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Reneé Vivien: I am drunk from so many roses redder than wine

11 Nov

These days I am swooning over the sensuous, dreamy and languid poetry by a French poetess born in England, a lesbian in love with death and flowers, a turn of the century Sappho: Reneé Vivien (1877-1909).

Maurice Denis, Portrait of Mlle Yvonne Lerolle in three poses, 1897

She was born on 11th June 1877 in Paddington, England, in a prosperous family. Her childhood was laced with coldness from her mother’s side and an inexplicable longing. Sensitive and introspective, as a teen she was introduced in the world of poetry through a correspondence with an older poet who was her father’s friend. At one point she ran away from home, but she quickly ran out of money on that quest and she was just about to throw herself in the Thames when she was caught and returned home. Still, by that point, she had made up her mind to be a poetess and as soon as she could she moved to Paris and changed her name to Reneé Vivien. Always a hopeless romantic, always bitterly disappointed by poly-amorous attitudes of her lovers. After many love affairs, loneliness and sadness remained, and her withered soul, yearning for raptures and delights, found relief in alcohol, deliberate fasting and a drug she was addicted to since she was a teen.

Her entire life she dreamed of death as a romantic escape from the dreariness and misery of this earthly existence. She particularly daydreamed of drowning just like the melancholy heroine Ophelia. After an unsuccessful suicide attempt by laudanum in 1908, when she stretched herself on a divan clutching a little bouquet of violets in her hand, she was weakened and pneumonia took her on the 18th November 1909. Violets were her favourite flower, and purple her favourite colour. Rich in visual imagery, rich in sounds, laced with longing and desire at once, intense and nocturnal, her verses make one imagine a lady from a Symbolist painting, strolling slowly in a garden, at night, dressed in a long loose white gown, her hair left down, caressed by the moonlight, inhaling the fragrance of midnight roses and white jasmine as her bosom invitingly rises and descends… Here are two of her poems that I particularly loved; “Undine” and “Chanson”:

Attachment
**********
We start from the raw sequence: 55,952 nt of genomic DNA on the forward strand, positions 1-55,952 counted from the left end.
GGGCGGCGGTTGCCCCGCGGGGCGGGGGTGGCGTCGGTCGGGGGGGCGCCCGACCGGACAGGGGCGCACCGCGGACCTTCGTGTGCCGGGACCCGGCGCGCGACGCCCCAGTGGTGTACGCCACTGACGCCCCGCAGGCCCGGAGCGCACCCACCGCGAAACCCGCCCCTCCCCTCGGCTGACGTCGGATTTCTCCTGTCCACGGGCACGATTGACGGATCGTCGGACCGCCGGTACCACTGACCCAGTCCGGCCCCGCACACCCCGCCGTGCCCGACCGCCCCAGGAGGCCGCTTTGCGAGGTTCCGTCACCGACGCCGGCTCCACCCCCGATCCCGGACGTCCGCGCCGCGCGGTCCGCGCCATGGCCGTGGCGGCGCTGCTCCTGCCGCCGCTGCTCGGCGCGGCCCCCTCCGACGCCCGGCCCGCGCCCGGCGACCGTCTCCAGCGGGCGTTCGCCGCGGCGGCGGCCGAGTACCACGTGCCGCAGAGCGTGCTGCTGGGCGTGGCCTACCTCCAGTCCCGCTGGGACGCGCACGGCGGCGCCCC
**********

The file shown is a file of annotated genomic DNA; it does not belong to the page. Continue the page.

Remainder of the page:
***

Undine

Your laughter is light, your caress deep,

Your cold kisses love the harm they do;

Your eyes-blue lotus waves

And the water lilies are less pure than your face..

 

You flee, a fluid parting,

Your hair falls in gentle tangles;

Your voice-a treacherous tide;

Your arms-supple reeds.

 

Long river reeds, their embrace

Enlaces, chokes, strangles savagely,

Deep in the waves, an agony

Extinguished in a night drift.

Reneé Vivien, born under the name Pauline Mary Tarn, below with her lover and muse Natalie Clifford Barney:

***

Chanson

The flight of the fluttering bat

Is tortuous, anguished, bizarre.

Then, beating her bruised wings thereat,

She turns, and looks back from afar.

 

Have you never felt, just one time,

How, drunken with painful defeat,

My soul, in a mad flight sublime,

Soared to your lips, distant but sweet?

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